“Commander, I’d like to issue my opinion,” Simmon said, propping his sword against his chair out of respect. Augustus raised his brow, and moved his solid stone jaw in approval.

“Staffer Mcaina seems to think we should yield to the terrorist rebels. In fact, he would have you believe we should completely shut down our underground trolley stations. He claims this small group of radicals has the capability to launch similar attacks at any given time. And while our intelligence has given us adequate information to assume this to be true, I’d argue we meet this threat head on. Let us staff the trolley stations with more soldiers and launch an offensive into the heart of these rebels. We shall take this fight underground and crush this rebellion once and for all. The safety of Tisaia and her citizens depends on a victory, not to mention the financial well-being of our already fragile economy. If we shut down the trolley stations, our State workers will have to find new forms of transportation to work, which may place delays in all government departments,” the Chief of Staff said.

Simmon was a man of few words. His motto was, least said, easiest mended, but there was never a time when he was afraid to voice his opinion. After analyzing the data, he came to what he thought was a reasonable solution and sold it to his commander. In fact, he was usually Augustus’ voice of reason. It wasn’t uncommon for Mcaina and Simmon to argue, but in situations with the TDU, Simmon’s position had always allowed him to gain the upper hand.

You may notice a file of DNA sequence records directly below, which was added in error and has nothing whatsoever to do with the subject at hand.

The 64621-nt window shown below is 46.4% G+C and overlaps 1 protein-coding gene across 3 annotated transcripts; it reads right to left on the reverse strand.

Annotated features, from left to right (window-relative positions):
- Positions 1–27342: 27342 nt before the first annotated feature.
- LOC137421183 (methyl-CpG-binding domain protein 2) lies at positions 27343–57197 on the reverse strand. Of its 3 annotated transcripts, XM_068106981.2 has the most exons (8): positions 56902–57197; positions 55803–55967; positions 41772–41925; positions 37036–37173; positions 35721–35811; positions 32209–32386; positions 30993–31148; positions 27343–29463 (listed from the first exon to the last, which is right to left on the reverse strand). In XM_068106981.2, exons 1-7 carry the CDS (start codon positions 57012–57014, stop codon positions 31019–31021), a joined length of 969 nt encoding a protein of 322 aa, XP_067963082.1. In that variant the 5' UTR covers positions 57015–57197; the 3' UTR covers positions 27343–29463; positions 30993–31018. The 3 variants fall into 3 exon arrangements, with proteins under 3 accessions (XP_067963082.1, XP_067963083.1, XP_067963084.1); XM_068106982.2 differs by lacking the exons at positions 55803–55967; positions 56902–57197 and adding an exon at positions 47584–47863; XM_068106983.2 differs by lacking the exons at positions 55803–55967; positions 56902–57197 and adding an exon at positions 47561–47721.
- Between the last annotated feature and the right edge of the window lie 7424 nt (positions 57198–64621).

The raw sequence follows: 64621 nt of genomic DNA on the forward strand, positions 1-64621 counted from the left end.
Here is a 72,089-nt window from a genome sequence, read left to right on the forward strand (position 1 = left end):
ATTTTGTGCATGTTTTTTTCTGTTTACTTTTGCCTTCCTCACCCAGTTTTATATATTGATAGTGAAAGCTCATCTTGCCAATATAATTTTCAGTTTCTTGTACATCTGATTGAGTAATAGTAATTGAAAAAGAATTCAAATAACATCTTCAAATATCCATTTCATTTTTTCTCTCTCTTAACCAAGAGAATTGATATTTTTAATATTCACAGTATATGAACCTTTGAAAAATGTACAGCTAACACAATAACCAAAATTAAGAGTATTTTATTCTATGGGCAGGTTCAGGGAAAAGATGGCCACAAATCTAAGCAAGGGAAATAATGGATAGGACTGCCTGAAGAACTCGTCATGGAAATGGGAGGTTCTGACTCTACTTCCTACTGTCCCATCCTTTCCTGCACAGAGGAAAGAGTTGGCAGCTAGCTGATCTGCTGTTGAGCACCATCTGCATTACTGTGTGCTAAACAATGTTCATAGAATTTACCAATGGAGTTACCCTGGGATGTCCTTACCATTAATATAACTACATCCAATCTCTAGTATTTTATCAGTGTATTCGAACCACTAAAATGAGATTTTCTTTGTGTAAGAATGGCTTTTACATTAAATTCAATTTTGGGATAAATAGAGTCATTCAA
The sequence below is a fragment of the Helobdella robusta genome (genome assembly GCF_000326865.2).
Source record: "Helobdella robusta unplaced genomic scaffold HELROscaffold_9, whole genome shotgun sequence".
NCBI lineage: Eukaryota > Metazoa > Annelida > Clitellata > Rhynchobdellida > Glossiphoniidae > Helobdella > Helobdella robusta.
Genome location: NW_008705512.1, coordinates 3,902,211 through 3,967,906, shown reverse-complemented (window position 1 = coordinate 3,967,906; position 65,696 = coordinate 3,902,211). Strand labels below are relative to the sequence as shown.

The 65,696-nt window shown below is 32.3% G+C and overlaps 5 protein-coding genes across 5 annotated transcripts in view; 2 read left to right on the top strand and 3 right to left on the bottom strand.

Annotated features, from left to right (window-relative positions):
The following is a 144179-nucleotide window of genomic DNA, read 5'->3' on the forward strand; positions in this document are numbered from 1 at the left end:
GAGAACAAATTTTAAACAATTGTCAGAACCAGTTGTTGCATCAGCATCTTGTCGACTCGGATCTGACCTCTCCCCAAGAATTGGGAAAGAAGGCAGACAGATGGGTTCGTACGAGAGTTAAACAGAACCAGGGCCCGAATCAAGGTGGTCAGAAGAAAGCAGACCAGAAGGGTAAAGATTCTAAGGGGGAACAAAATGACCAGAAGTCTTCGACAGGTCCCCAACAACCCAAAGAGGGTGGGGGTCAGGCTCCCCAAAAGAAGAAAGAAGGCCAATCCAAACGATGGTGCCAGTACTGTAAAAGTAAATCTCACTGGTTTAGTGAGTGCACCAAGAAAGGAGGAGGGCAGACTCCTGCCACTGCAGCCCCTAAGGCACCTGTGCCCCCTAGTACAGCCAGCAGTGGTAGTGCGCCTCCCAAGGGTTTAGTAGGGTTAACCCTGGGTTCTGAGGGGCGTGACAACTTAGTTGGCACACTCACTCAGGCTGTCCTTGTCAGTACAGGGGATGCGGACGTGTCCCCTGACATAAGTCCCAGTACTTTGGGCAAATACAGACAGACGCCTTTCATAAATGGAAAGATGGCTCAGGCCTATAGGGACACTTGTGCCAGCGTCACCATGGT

For a few moments the entire room remained silent. The tick of the grandfather clock and occasional crack of the fire were the only source of noise in the uncomfortably quiet room. Every one of the staffers at the war table knew the stakes projected in front of them. If they did not act against the rebels, Tisaia’s fate might not be much different from the rest of the world’s.

As the hour hand of the grandfather clock struck midnight Augustus took one last drag of his cigar, savoring the smoke before he exhaled it into the air. He rose from his chair and placed both of his large and rough hands on the table.

“Gentlemen, I have made my final decision.” He paused to watch his silent staffers. There was something about making his subordinates wait for his decision that was so gratifying.

“I have decided that we’ll reopen and reverse Project 1200,” he said, pausing to gauge their reaction.

Mcaina and Simmon immediately fidgeted in their chairs while another staffer reached for his tie, attempting to loosen it. Everyone around the table knew Project 1200 referenced the underground tunnels below Tisaia. They all remembered the horrors committed there by the Tisaian National Army before it was disbanded at the end of the war and replaced with the Council of Royal Knights. It was at the height of the Biomass Wars, when the survivors of the holocaust had gone underground to survive. There were entire cities of survivors underneath the surface of Tisaia, seeking refuge from the radiation poisoning above. And there wasn’t enough food or shelter for all of them. So the young Tisaian government had simply closed off access to some of the tunnels, leaving the survivors on the other side to fend for themselves. Most of them starved to death, while others were said to have left to take their chances in the Wasteland. Reversing Project 1200 meant reopening the tombs of the past, something unthinkable until now.